The last four years brought me in closer working relationships with people in India and Nigeria. I would call these people my friends in that if they were in town I would want to see them and show them around. Most of them I would offer a space in my small apartment, in case they needed somewhere to sleep and wanted to save the money. We chat, though we only have the internet as opposed to elevator rides in tall office buildings and slow walks down to the shops during lunch breaks.

From these relationships I have learned very little about life in India or Nigeria, and I only visited India separately from any of my colleagues there. (I went for a wedding. My visa to Nigeria was denied on account of a medical issue.) But, I follow these people on social media and see what they share, the same political and social utterances that could be the same here or virtually any other place, as long as we replace the right keywords. Exchange the name of one leader, conservative party, or government unit for another. When I first saw the #EndSARS hashtag show up, I thought the images were from Black Lives Matter protests. Stop police brutality.

And that was only in the last few months.

I’ve had three jobs since Trump first announced his candidacy in three very different places. In the first I felt like I wasn’t able to talk about the sexism and discrimination I was dealing with in the office, and how much more so my views on an organizational partnership with a government whose policies I strongly disagreed with. In the second I was able to talk about these things, but there was nothing to do about them.

I’ve been in love and had my heart broken three times in three very different ways that all came down to someone valuing someone else more than they valued me. Can I bake heartbreak into a pie? Is it even fair to distract from the political world with my own loss?

What about COVID-19? There’s bitterness and anger and tears and pain – emotional and physical. There is desperation and desolation and loneliness. Covid has colored everything during the past year. It is a burden our new political leaders will take on. Biden and Harris, all of the new people in Congress, and everyone else who has taken on an elected position now must content with Covid with new levels of responsibility. Not only do their decisions affect the people they come into contact with, they now affect everyone their policies touch and perhaps even more than that.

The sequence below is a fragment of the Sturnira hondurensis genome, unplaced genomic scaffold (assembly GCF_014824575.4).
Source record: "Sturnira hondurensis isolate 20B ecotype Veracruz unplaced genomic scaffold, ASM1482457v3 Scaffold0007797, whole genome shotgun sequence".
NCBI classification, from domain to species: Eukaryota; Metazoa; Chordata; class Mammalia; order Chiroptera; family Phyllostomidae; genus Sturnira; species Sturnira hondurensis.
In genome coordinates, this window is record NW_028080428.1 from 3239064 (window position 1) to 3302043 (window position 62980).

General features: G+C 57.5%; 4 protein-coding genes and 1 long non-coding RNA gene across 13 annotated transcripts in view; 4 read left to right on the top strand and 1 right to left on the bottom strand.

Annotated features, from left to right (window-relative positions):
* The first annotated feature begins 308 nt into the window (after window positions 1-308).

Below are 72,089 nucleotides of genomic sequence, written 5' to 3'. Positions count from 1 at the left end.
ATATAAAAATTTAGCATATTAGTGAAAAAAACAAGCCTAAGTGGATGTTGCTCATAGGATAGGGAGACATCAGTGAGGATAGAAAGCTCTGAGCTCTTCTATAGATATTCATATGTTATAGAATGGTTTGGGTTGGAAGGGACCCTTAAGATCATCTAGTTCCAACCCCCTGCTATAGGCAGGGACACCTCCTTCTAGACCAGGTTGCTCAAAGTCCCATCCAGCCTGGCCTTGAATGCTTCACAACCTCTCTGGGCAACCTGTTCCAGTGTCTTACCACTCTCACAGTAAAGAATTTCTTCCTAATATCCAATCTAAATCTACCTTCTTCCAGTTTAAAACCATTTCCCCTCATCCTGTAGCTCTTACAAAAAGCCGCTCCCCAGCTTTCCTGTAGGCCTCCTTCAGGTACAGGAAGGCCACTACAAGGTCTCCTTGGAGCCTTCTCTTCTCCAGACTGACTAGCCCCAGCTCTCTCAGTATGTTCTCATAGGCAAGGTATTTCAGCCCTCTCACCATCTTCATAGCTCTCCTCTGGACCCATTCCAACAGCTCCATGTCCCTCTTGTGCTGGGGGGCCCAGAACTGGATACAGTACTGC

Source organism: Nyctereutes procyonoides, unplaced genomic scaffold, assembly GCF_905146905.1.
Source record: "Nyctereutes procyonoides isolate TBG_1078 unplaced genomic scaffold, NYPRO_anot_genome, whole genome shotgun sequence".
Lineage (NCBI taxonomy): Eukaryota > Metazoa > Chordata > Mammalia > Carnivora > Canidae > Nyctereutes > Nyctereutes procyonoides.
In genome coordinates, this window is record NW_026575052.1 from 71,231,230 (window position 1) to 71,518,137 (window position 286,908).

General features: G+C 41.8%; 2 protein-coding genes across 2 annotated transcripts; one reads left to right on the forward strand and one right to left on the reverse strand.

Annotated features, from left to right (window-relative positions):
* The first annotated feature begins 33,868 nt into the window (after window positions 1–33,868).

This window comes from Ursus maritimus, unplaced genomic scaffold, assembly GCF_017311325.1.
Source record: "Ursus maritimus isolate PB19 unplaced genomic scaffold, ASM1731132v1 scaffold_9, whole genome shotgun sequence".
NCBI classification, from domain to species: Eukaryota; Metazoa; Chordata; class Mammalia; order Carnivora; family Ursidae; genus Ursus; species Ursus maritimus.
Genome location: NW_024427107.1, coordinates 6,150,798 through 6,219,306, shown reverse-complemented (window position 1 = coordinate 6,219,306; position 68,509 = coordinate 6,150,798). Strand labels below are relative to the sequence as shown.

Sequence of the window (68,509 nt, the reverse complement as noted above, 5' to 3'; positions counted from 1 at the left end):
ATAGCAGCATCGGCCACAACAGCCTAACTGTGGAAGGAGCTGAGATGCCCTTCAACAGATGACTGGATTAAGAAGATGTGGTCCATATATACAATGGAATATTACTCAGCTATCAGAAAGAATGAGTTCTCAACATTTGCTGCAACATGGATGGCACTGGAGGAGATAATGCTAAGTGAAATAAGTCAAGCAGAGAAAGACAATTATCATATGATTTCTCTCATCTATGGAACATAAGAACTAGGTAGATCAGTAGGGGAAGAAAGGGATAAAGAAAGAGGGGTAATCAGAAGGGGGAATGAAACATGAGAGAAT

The government hired people to build walls. Our government approved it and people willingly took on the job of building those walls. Families were separated. Children were placed in inhumane conditions; children were tortured. Remember when the guards at border detention facilities were raping children? Remember when children had guards? Women were forcefully operated upon and had their bodies permanently changed without their permission, against their desires. People were executed by the state.

There were so many things I’ve lost track of them all. I remember bits and pieces as I write this, coming back to me like singing a song I haven’t thought about in years. With each line, I remember another one. Being worried about coming home from Cuba, when the visitation rules were changed in the middle of my trip. Climate change, again and again. Pollution and microplastics and watching the country being broken into pieces and sold off in the name of economy and progress. People losing their access to healthcare, through clinics closing down and loss of insurance.

What do you bake into a pie that tastes like sedition? What are the flavors of loss and racism and hate? How to you balance the sourness with subtle hints of hope, which feels to tender and fragile? Do we pair equal parts of the palatable with the unpalatable, in the name of our neatly divided senate?

I have hope, of course I have hope, and I have always had hope, but now it feels thinner than ever, like a ganache or a caramel after your hand slips and you pour too much cream in. A custard or compote or curd that that refuses to thicken no matter how long you cook it. I see that things could be better, but better does not mean good and better does not mean enough.

So I will put my hope into this pie. I put my pain and anger into the dough. I will put my tears and helplessness and bitterness into the filling. I will cover it sweetness and the delicate hope I’ve spun out of sugar. Soon I will bake it and share it with the three other people I see because the most important thing about surviving these past years, these past months and weeks and days, is that we did it together. We will commiserate on what we’ve overcome, and we will share our hope and the sweetness of the moment, as the spun sugar dissolves on our tongues. There is so much we have left to do, so much we must do. We will be angry in the future, we may be angry later today, but until then, we have pie.

1028 Words on Free Software

The promise of free software is a near-future utopia, built on democratized technology. This future is just and it is beautiful, full of opportunity and fulfillment for everyone everywhere. We can create the things we dream about when we let our minds wander into the places they want to. We can be with the people we want and need to be, when we want and need to.